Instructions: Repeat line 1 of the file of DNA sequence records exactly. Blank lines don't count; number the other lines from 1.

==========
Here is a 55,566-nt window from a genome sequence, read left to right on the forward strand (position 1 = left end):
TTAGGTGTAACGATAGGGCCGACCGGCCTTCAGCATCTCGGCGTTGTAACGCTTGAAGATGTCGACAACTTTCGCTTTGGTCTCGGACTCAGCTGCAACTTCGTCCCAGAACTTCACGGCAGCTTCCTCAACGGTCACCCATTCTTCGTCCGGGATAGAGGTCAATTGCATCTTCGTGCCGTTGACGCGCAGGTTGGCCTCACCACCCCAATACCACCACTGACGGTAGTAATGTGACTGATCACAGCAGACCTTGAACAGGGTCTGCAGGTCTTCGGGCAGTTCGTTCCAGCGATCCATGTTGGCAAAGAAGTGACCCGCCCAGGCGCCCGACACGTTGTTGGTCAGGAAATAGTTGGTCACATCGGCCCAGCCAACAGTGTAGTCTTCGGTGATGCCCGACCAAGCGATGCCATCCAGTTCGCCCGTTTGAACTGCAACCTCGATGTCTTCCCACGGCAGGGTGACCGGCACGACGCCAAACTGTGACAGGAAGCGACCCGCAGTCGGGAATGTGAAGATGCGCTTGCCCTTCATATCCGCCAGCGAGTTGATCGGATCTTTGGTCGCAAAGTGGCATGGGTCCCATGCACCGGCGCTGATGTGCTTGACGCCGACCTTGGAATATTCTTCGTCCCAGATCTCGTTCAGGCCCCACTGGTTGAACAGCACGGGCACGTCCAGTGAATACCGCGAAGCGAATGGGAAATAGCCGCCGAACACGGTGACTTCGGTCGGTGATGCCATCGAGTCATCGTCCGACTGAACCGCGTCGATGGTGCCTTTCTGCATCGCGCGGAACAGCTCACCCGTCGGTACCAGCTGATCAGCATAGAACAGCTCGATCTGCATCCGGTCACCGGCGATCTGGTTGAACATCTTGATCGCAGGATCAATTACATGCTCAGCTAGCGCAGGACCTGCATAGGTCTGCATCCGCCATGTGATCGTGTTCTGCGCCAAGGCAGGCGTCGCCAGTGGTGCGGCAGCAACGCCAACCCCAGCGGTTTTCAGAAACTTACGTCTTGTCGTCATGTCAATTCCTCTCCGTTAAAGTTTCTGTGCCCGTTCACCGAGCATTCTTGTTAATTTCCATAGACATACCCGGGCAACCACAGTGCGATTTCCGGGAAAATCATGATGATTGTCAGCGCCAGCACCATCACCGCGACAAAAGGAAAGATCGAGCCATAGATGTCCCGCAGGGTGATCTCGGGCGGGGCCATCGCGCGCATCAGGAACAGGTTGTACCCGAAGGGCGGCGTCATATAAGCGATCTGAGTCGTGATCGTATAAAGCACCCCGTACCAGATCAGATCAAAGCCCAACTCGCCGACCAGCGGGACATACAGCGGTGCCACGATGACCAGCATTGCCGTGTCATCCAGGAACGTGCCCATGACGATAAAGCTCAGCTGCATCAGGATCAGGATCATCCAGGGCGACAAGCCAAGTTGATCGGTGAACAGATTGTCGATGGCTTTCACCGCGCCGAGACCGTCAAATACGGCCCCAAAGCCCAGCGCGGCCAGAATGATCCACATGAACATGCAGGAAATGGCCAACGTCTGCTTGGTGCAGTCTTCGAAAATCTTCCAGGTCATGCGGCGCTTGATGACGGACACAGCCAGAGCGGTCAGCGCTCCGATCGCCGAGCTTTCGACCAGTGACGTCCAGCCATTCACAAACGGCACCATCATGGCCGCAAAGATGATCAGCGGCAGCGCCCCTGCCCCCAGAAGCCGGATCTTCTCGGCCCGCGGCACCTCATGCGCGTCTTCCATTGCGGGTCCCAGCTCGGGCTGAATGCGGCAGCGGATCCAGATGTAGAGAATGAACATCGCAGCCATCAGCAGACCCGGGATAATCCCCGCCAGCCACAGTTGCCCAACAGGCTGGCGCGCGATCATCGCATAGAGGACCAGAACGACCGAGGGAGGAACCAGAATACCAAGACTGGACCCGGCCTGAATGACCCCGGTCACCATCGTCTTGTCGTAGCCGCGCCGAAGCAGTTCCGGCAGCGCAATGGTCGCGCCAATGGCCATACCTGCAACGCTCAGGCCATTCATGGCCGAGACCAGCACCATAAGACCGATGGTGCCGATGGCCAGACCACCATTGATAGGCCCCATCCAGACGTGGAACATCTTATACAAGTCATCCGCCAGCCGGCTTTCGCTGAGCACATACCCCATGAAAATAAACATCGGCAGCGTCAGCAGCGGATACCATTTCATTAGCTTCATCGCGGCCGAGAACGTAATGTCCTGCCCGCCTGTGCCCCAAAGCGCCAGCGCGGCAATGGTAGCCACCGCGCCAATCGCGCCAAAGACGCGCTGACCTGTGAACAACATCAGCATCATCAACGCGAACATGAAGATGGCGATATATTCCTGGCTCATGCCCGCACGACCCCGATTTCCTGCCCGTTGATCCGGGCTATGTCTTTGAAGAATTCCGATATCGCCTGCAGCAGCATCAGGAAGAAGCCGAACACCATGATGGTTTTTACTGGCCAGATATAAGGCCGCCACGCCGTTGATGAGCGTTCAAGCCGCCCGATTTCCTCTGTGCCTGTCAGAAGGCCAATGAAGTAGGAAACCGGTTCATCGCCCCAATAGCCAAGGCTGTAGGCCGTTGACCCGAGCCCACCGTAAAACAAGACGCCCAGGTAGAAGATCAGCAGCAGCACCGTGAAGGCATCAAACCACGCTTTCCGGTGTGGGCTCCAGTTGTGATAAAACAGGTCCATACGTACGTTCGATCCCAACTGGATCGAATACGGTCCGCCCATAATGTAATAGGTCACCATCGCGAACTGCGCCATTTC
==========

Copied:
Here is a 55,566-nt window from a genome sequence, read left to right on the forward strand (position 1 = left end):